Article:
HP ElitePad 900: Sexy but pricey tablet for the enterprise (review)

Summary:The tablet market may be driven by the consumer but this Windows tablet from HP is looking to get into the enterprise with unique features.

Tablet alone
HP ElitePad 900 -- ruggedized but as svelte as the iPad

When you think of tablets you probably don't think of the workplace, although some are trying to embrace the technology. Even the ads for Microsoft's Surface tablet, while showing workers using them, are filled with dancing and acrobatics that don't really bring the workplace to mind.

Tablet thinness
Thin as the iPad

The HP ElitePad 900 is aimed squarely at the enterprise with some unique features that the company believes will make the tablet right at home there. On the surface the ElitePad 900 is an attractive 10.1-inch tablet that rivals the competition in looks and form.

The sleek form of the 900 is slightly lighter than the iPad and about as thin. It is comfortable to use in the hand for extended periods and doesn't particularly look like a work system.

See related:  ThinkPad Tablet 2: Best Windows tablet  | ThinkPad Tablet 2: First look | ThinkPad Tablet 2: Inking in Windows 8 |  ThinkPad Tablet 2: First impressions

That's because the biggest enterprise-class feature of the ElitePad 900 is hidden under the surface. HP has designed the tablet to handle the bumps of the workplace as it meets the strict military MIL-spec standards. It is a big achievement for HP to meet these standards in such a thin, light form. Impressively, the 900 is slightly smaller than HP's own Envy x2 tablet which isn't ruggedized.

Hardware specs as reviewed:

  • Processor: Intel Atom, 1.8GHz
  • OS: Windows 8 Pro
  • Memory: 2GB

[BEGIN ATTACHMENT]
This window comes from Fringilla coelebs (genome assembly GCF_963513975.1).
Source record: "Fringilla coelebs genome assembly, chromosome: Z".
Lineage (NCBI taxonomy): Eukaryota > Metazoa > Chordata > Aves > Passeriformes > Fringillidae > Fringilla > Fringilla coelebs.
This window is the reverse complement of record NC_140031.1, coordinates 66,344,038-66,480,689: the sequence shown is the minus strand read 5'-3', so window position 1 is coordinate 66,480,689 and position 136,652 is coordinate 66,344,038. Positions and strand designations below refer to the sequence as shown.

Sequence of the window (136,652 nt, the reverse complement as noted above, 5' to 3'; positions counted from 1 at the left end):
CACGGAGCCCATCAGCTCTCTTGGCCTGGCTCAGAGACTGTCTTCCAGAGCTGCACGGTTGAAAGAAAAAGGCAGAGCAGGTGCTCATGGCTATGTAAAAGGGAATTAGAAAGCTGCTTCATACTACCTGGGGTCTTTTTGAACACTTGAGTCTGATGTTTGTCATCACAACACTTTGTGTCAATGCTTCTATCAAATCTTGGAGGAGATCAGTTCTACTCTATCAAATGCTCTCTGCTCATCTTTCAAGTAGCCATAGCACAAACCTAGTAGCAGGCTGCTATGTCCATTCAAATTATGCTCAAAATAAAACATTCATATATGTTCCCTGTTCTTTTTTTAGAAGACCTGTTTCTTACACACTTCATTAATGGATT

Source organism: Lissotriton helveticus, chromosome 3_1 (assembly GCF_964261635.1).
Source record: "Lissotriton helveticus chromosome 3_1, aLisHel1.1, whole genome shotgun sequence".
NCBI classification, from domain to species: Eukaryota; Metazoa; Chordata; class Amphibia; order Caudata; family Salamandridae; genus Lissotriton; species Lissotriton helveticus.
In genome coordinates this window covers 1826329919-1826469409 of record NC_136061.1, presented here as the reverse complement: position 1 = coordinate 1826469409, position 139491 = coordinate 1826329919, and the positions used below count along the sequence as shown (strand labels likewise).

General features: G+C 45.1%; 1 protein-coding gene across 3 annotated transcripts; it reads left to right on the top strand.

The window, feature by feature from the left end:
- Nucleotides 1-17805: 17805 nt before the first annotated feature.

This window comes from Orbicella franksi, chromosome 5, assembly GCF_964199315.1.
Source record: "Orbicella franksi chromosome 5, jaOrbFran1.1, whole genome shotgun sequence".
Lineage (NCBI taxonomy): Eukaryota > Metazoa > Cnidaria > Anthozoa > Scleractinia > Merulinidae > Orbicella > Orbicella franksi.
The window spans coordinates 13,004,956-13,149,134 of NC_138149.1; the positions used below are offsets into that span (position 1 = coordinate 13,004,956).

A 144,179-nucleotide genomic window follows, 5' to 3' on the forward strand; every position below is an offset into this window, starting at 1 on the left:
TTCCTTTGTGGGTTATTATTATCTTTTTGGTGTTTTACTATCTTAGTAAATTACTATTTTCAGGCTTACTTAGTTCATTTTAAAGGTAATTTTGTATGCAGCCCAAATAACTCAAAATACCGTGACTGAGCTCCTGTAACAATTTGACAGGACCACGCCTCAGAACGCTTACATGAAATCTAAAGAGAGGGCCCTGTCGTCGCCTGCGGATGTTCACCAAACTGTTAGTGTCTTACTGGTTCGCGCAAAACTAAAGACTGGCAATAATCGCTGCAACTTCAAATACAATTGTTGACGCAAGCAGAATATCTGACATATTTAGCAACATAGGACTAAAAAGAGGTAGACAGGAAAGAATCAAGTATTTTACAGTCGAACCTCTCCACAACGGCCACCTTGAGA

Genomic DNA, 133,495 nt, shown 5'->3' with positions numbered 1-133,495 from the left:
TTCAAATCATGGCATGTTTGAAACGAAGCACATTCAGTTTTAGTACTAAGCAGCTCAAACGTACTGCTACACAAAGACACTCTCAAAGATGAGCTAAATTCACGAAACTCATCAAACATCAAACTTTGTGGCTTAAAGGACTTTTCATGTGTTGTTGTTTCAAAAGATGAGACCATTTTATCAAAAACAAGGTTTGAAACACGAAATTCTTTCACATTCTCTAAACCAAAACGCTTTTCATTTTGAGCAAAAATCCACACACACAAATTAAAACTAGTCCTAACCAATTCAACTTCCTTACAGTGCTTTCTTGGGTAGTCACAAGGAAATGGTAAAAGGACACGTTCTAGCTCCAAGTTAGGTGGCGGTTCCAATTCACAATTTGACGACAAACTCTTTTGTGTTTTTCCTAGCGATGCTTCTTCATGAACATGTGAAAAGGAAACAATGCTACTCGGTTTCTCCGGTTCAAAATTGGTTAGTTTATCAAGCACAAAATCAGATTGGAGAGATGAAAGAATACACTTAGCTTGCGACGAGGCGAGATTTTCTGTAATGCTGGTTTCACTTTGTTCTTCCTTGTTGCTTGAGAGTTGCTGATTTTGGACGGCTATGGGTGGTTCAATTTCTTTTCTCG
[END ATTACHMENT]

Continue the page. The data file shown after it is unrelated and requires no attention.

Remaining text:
• Storage: 64GB
  • Cameras: 8MP- rear; 1080p- front
  • Communications: Wi-fi 802.11a/b/g/n; Bluetooth 4.0; NFC
  • Display: 10.1-inch, 1280x800, Corning Gorilla Glass 2 cover
  • Dimensions: 10.28x7.0x0.36in; 1.36lb
  • Ports: Combo microSDHC/SIM slot
  • Mobile broadband: HSPA+ (not tested)
  • Battery: 25WHr (10.25 hours)

Tablet use

Tablet back

The ElitePad 900 is a nice Windows 8 tablet due to its svelte form. The 10.1-inch size is ideal for typical tablet functions as it feels comfortable in the hands for long periods. The 900 handles most functions of Windows 8 with ease and style.

Strangely, HP decided to use a display in the ElitePad 900 that only handles a screen resolution of 1280x800. This means that until Windows 8.1 comes out later this year, the 900 cannot do the nice function of Windows 8 that allows displaying two apps side-by-side, This decision by HP is odd as snap view is particularly suited for work tasks and the lack of it is clearly felt. HP should have used a display with 1366x768 which works fine on a 10-inch screen as demonstrated on other tablets (e.g. ThinkPad Tablet 2). The display is otherwise quite bright and vivid.

Screen resolution aside, the ElitePad 900 is a typical Atom-based tablet running Windows 8. The performance doesn't set the world on fire but it handles most tasks with ease. Most things run handily with occasional hesitation if lots of apps are running.

The HP ElitePad 900 is a solid tablet for the enterprise that can stand up to rough handling. It is attractive enough to be comfortable in the board room yet solid enough to go to work in the field or warehouse. Field work could be particularly useful with proprietary uses for the integrated NFC in the tablet.

The enterprise focus is apparent in the pricing of the 900. At the time of this review the ElitePad 900 was priced at various online retailers at around $700. There is an optional pen (not reviewed) that HP sells for $49. This pen does not use Wacom technology and thus doesn't support the hover feature that some Windows 8 functions require.

Next: Don't forget your jacket -- Unique expansion accessories

Topics: Mobility, Bring Your Own Device, Reviews, Tablets

About

James Kendrick has been using mobile devices since they weighed 30 pounds, and has been sharing his insights on mobile technology for almost that long. Prior to joining ZDNet, James was the Founding Editor of jkOnTheRun, a CNET Top 100 Tech Blog that was acquired by GigaOM in 2008 and is now part of that prestigious tech network. James' w... Full Bio

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